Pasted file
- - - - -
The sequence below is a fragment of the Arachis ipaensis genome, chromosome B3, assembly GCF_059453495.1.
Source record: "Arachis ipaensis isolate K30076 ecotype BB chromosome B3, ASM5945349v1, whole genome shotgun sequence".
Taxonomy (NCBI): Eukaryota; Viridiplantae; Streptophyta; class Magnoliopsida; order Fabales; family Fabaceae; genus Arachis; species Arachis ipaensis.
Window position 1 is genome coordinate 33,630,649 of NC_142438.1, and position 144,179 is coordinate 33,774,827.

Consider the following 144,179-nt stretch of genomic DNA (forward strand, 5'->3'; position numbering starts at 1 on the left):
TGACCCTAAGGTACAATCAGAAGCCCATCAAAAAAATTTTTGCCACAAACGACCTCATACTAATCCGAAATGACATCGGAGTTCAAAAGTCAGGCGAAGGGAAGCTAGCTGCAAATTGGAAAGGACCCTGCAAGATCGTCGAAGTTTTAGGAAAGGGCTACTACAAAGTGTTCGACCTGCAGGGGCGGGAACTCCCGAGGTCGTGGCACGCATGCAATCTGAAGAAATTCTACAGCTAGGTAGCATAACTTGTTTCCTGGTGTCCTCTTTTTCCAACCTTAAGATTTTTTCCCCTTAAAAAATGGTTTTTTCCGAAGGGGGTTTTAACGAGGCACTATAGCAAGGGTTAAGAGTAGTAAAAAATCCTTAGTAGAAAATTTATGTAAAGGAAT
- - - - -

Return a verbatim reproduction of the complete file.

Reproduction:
The sequence below is a fragment of the Arachis ipaensis genome, chromosome B3, assembly GCF_059453495.1.
Source record: "Arachis ipaensis isolate K30076 ecotype BB chromosome B3, ASM5945349v1, whole genome shotgun sequence".
Taxonomy (NCBI): Eukaryota; Viridiplantae; Streptophyta; class Magnoliopsida; order Fabales; family Fabaceae; genus Arachis; species Arachis ipaensis.
Window position 1 is genome coordinate 33,630,649 of NC_142438.1, and position 144,179 is coordinate 33,774,827.

Consider the following 144,179-nt stretch of genomic DNA (forward strand, 5'->3'; position numbering starts at 1 on the left):
TGACCCTAAGGTACAATCAGAAGCCCATCAAAAAAATTTTTGCCACAAACGACCTCATACTAATCCGAAATGACATCGGAGTTCAAAAGTCAGGCGAAGGGAAGCTAGCTGCAAATTGGAAAGGACCCTGCAAGATCGTCGAAGTTTTAGGAAAGGGCTACTACAAAGTGTTCGACCTGCAGGGGCGGGAACTCCCGAGGTCGTGGCACGCATGCAATCTGAAGAAATTCTACAGCTAGGTAGCATAACTTGTTTCCTGGTGTCCTCTTTTTCCAACCTTAAGATTTTTTCCCCTTAAAAAATGGTTTTTTCCGAAGGGGGTTTTAACGAGGCACTATAGCAAGGGTTAAGAGTAGTAAAAAATCCTTAGTAGAAAATTTATGTAAAGGAAT